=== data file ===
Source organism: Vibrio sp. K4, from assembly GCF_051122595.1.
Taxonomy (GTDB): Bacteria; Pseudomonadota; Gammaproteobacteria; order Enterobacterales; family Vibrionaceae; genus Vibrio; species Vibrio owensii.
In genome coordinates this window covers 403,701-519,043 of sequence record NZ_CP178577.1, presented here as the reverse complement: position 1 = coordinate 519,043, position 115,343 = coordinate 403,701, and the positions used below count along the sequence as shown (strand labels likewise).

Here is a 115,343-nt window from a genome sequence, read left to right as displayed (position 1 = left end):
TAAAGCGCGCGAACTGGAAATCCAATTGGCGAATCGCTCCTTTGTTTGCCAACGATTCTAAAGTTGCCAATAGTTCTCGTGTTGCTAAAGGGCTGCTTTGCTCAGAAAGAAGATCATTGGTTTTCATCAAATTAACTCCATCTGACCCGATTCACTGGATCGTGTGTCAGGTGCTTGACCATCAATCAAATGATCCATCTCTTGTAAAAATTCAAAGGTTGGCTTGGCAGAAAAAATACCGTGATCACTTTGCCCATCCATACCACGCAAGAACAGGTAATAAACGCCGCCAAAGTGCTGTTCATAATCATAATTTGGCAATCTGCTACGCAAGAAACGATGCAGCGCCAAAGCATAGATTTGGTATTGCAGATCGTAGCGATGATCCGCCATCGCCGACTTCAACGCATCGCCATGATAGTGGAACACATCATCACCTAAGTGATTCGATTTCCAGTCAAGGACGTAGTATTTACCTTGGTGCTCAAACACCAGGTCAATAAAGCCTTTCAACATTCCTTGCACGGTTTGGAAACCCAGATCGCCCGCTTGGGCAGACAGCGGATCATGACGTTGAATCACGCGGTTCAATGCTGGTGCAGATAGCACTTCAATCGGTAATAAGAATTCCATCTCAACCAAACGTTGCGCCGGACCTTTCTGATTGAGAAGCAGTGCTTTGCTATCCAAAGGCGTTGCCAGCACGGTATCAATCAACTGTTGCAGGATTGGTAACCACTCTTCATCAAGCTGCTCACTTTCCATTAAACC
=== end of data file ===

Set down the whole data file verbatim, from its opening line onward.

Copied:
Source organism: Vibrio sp. K4, from assembly GCF_051122595.1.
Taxonomy (GTDB): Bacteria; Pseudomonadota; Gammaproteobacteria; order Enterobacterales; family Vibrionaceae; genus Vibrio; species Vibrio owensii.
In genome coordinates this window covers 403,701-519,043 of sequence record NZ_CP178577.1, presented here as the reverse complement: position 1 = coordinate 519,043, position 115,343 = coordinate 403,701, and the positions used below count along the sequence as shown (strand labels likewise).

Here is a 115,343-nt window from a genome sequence, read left to right as displayed (position 1 = left end):
TAAAGCGCGCGAACTGGAAATCCAATTGGCGAATCGCTCCTTTGTTTGCCAACGATTCTAAAGTTGCCAATAGTTCTCGTGTTGCTAAAGGGCTGCTTTGCTCAGAAAGAAGATCATTGGTTTTCATCAAATTAACTCCATCTGACCCGATTCACTGGATCGTGTGTCAGGTGCTTGACCATCAATCAAATGATCCATCTCTTGTAAAAATTCAAAGGTTGGCTTGGCAGAAAAAATACCGTGATCACTTTGCCCATCCATACCACGCAAGAACAGGTAATAAACGCCGCCAAAGTGCTGTTCATAATCATAATTTGGCAATCTGCTACGCAAGAAACGATGCAGCGCCAAAGCATAGATTTGGTATTGCAGATCGTAGCGATGATCCGCCATCGCCGACTTCAACGCATCGCCATGATAGTGGAACACATCATCACCTAAGTGATTCGATTTCCAGTCAAGGACGTAGTATTTACCTTGGTGCTCAAACACCAGGTCAATAAAGCCTTTCAACATTCCTTGCACGGTTTGGAAACCCAGATCGCCCGCTTGGGCAGACAGCGGATCATGACGTTGAATCACGCGGTTCAATGCTGGTGCAGATAGCACTTCAATCGGTAATAAGAATTCCATCTCAACCAAACGTTGCGCCGGACCTTTCTGATTGAGAAGCAGTGCTTTGCTATCCAAAGGCGTTGCCAGCACGGTATCAATCAACTGTTGCAGGATTGGTAACCACTCTTCATCAAGCTGCTCACTTTCCATTAAACC